B: I lurked your IG pretty hard doing "research" for this interview, but I noticed that pretty much all the pics are of other peoples bikes. Do you currently have something on the go and what would that be?

K: Haha. I had a bike project for a little bit, but I got burnt out on it. Currently, I’m building a ’53 Ford Customline gasser. I’ve never really claimed to be a “biker”. I’m just a photographer that also enjoys motorcycles. I’ll get a bike again someday when my Ford is finished.

B: Any closing words?

K: Thanks for having me be a part of the show! 

You can find more of Ken's photography through his Instagram feed: @magic_ken . Trust me, it's worth the lurk time.

Artist Interview: Jordan Epp

I recently caught up with photographer, videographer, chopperer, father, husband and an all around solid dude Jordan Epp on art, bikes and 21 Jump Street. In our day and age, given that we think we know everyone around us through social media, I was pleasantly surprised at how down to earth this talented human is. See for yourself.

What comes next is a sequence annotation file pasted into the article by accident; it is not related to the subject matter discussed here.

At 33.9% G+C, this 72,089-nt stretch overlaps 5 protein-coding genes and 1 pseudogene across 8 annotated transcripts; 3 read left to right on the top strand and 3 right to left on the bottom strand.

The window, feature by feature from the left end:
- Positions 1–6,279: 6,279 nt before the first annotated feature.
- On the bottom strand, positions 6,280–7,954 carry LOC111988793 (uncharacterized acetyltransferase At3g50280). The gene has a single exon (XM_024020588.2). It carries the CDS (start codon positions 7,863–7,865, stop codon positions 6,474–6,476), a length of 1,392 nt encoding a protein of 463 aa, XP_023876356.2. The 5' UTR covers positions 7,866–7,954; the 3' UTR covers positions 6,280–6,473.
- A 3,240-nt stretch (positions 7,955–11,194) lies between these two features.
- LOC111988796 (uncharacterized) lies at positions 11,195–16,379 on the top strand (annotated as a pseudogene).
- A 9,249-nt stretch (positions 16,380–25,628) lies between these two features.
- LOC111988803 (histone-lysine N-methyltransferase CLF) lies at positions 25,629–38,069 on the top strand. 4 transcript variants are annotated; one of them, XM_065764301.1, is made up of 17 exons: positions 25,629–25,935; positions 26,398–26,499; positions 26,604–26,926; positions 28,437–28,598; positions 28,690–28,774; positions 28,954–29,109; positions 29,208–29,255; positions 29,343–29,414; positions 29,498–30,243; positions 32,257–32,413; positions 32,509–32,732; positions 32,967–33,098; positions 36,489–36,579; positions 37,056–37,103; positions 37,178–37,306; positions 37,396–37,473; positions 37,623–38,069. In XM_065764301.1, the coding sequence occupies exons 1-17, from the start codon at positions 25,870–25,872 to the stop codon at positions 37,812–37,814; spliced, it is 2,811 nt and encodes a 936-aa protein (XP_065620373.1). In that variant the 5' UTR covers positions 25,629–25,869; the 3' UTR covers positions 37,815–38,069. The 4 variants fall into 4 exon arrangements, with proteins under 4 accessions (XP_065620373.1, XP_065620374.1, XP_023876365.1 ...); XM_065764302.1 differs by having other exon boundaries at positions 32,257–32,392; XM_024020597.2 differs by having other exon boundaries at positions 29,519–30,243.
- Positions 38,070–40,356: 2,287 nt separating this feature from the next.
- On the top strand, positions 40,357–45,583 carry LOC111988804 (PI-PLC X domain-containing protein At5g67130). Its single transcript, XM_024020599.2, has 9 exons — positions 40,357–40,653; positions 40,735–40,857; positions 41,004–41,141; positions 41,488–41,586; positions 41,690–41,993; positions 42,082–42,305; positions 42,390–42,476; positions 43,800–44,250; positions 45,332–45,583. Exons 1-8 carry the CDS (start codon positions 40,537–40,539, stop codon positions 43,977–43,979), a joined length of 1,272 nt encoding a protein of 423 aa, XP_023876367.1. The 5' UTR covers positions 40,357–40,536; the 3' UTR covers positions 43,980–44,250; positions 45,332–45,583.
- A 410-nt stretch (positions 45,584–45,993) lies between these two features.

B: Lets get to brass tax...You seem way too educated to be a chopper guy...What gives? are you a cop or something? Is this a 21 Jump St scenario? 

J: Yup You got me bro. Total chopper narc! hahah. No, to be honest cops don't seem nearly as smart as most fabricators or millwrights I know. I'm just an old punk who listens to country now. My background is in film and video production, but now I work with faculty at the University to design University courses for distance education. I've got a masters degree in Educational Communications and Technology, but basically I tell them why I'd hate taking their classes and then introduce better approaches to presenting it for dummies like me. I was terrible at school as a kid, but I take very little responsibility for that. The education system is fucked. I just try and not make it worse. Desk job. Anyway, it pays the bills and puts a roof over my family's head with lots of benefits and the hours are regular and predictable. Basically I sit at work all day thinking about ways to make my choppers cooler.